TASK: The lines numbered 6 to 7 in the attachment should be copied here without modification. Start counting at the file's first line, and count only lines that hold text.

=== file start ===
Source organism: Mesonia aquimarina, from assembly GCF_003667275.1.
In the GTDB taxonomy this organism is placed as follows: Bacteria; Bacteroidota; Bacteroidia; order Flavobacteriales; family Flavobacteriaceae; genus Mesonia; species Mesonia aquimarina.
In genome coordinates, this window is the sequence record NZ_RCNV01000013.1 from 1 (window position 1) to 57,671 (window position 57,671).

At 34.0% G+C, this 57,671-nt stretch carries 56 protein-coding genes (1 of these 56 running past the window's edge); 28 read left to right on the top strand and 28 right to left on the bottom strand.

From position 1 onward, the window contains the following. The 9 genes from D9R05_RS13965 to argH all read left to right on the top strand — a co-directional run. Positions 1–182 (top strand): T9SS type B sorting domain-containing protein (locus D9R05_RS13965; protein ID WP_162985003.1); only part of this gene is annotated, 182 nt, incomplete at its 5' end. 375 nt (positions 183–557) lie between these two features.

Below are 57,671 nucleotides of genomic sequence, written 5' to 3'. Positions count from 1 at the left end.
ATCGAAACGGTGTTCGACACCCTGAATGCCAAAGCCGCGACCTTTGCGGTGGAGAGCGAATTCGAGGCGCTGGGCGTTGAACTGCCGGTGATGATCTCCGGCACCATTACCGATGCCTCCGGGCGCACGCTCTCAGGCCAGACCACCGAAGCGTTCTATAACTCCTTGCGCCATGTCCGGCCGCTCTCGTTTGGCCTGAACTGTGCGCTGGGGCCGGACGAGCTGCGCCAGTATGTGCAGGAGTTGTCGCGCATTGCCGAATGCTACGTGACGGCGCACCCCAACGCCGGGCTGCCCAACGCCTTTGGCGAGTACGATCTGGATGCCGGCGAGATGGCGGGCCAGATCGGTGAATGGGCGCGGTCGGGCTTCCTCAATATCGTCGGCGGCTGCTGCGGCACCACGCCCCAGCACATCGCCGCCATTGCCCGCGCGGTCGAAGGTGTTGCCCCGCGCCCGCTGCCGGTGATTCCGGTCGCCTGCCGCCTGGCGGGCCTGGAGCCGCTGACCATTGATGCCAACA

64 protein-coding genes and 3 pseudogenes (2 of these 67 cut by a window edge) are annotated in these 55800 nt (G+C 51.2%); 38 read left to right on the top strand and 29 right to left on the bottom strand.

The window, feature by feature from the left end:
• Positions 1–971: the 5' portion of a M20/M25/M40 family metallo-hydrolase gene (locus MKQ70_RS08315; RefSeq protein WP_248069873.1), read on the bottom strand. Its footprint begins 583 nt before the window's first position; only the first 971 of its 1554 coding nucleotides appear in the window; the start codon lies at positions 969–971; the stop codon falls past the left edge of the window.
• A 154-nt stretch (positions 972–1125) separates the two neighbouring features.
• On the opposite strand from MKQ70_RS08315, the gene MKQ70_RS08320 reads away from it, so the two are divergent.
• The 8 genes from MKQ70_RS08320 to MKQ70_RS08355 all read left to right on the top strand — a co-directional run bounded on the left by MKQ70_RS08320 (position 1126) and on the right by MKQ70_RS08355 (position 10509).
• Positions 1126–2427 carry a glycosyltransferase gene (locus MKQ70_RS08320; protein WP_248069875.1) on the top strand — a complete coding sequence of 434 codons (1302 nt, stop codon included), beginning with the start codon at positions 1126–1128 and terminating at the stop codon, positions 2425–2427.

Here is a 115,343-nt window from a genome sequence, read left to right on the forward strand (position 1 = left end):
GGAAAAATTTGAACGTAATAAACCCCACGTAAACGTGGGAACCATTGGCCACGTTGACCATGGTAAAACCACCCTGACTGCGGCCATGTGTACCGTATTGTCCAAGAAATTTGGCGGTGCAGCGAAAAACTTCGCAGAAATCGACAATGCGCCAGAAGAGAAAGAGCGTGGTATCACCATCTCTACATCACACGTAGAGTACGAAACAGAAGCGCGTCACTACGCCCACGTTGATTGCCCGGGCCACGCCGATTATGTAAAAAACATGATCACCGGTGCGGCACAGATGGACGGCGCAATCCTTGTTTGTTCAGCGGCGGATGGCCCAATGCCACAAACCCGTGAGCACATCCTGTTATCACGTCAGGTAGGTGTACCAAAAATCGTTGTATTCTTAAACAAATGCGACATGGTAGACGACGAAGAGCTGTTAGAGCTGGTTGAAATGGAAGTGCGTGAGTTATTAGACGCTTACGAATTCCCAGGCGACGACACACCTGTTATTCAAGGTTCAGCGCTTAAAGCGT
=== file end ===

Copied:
Below are 57,671 nucleotides of genomic sequence, written 5' to 3'. Positions count from 1 at the left end.
ATCGAAACGGTGTTCGACACCCTGAATGCCAAAGCCGCGACCTTTGCGGTGGAGAGCGAATTCGAGGCGCTGGGCGTTGAACTGCCGGTGATGATCTCCGGCACCATTACCGATGCCTCCGGGCGCACGCTCTCAGGCCAGACCACCGAAGCGTTCTATAACTCCTTGCGCCATGTCCGGCCGCTCTCGTTTGGCCTGAACTGTGCGCTGGGGCCGGACGAGCTGCGCCAGTATGTGCAGGAGTTGTCGCGCATTGCCGAATGCTACGTGACGGCGCACCCCAACGCCGGGCTGCCCAACGCCTTTGGCGAGTACGATCTGGATGCCGGCGAGATGGCGGGCCAGATCGGTGAATGGGCGCGGTCGGGCTTCCTCAATATCGTCGGCGGCTGCTGCGGCACCACGCCCCAGCACATCGCCGCCATTGCCCGCGCGGTCGAAGGTGTTGCCCCGCGCCCGCTGCCGGTGATTCCGGTCGCCTGCCGCCTGGCGGGCCTGGAGCCGCTGACCATTGATGCCAACA